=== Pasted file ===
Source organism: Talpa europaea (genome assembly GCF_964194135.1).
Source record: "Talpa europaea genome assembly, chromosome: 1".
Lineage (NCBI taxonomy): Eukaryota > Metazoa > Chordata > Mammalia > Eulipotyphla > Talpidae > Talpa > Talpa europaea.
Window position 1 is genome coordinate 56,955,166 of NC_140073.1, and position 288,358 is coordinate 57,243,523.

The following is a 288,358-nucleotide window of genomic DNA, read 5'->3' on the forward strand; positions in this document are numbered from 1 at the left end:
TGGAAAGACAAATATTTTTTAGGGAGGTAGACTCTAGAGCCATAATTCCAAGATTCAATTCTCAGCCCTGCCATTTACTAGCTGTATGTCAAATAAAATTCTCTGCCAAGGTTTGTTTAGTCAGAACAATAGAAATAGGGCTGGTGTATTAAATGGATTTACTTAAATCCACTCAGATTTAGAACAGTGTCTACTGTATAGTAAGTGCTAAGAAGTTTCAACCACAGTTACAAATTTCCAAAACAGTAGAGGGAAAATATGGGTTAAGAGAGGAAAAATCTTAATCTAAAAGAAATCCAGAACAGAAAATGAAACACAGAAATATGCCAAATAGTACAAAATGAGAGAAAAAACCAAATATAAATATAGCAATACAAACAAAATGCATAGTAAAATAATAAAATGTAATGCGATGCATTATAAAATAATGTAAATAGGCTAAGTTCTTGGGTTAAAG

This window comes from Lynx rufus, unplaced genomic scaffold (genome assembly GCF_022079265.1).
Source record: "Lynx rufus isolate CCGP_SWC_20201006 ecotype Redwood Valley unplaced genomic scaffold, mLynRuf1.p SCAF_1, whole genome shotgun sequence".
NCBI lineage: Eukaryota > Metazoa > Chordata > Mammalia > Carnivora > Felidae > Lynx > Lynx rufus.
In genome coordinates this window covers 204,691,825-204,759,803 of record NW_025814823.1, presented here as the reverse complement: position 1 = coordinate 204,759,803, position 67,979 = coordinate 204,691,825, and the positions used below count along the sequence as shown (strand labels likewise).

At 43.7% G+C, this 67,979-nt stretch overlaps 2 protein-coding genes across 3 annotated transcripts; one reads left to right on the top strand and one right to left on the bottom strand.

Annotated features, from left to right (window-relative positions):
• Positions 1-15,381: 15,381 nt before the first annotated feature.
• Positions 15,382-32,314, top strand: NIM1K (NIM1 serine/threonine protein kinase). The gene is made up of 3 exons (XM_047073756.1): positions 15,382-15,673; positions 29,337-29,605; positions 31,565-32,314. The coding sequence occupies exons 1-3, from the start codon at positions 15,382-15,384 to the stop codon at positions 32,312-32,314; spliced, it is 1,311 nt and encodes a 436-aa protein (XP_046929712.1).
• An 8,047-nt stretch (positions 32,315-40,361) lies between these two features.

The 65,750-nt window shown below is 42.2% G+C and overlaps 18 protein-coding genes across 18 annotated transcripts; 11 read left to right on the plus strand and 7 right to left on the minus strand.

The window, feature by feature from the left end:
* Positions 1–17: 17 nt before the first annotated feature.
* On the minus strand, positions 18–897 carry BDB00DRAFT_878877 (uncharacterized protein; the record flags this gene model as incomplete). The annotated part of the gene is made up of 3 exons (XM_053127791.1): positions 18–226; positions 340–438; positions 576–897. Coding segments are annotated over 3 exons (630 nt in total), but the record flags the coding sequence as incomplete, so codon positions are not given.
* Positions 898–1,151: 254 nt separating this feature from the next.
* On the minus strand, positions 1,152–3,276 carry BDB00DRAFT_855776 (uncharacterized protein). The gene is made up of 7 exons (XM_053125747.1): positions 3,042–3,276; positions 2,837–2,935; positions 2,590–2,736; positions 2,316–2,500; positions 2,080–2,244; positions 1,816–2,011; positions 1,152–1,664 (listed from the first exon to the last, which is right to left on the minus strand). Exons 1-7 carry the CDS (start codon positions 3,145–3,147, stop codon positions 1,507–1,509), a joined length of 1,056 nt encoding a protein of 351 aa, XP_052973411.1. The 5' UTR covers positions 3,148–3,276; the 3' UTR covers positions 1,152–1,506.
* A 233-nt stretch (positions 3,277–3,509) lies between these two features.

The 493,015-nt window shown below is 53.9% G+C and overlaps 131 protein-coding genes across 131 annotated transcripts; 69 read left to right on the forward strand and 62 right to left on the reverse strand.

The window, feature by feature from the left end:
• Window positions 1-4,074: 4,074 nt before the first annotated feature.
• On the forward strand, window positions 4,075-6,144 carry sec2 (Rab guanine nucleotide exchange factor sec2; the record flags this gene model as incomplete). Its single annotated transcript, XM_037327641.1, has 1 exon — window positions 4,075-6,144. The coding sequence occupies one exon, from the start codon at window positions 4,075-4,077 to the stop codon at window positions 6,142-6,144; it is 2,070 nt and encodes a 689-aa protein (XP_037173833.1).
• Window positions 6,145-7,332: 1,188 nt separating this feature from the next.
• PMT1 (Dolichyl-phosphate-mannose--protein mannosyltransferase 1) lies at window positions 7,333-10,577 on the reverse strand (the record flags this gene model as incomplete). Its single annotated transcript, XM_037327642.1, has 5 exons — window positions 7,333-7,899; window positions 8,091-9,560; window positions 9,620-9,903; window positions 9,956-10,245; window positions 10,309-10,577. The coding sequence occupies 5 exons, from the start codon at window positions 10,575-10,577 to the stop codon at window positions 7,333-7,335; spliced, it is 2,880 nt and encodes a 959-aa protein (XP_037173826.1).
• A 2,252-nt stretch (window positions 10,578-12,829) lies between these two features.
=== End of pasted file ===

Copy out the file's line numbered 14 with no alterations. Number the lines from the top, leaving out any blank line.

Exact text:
• Positions 15,382-32,314, top strand: NIM1K (NIM1 serine/threonine protein kinase). The gene is made up of 3 exons (XM_047073756.1): positions 15,382-15,673; positions 29,337-29,605; positions 31,565-32,314. The coding sequence occupies exons 1-3, from the start codon at positions 15,382-15,384 to the stop codon at positions 32,312-32,314; spliced, it is 1,311 nt and encodes a 436-aa protein (XP_046929712.1).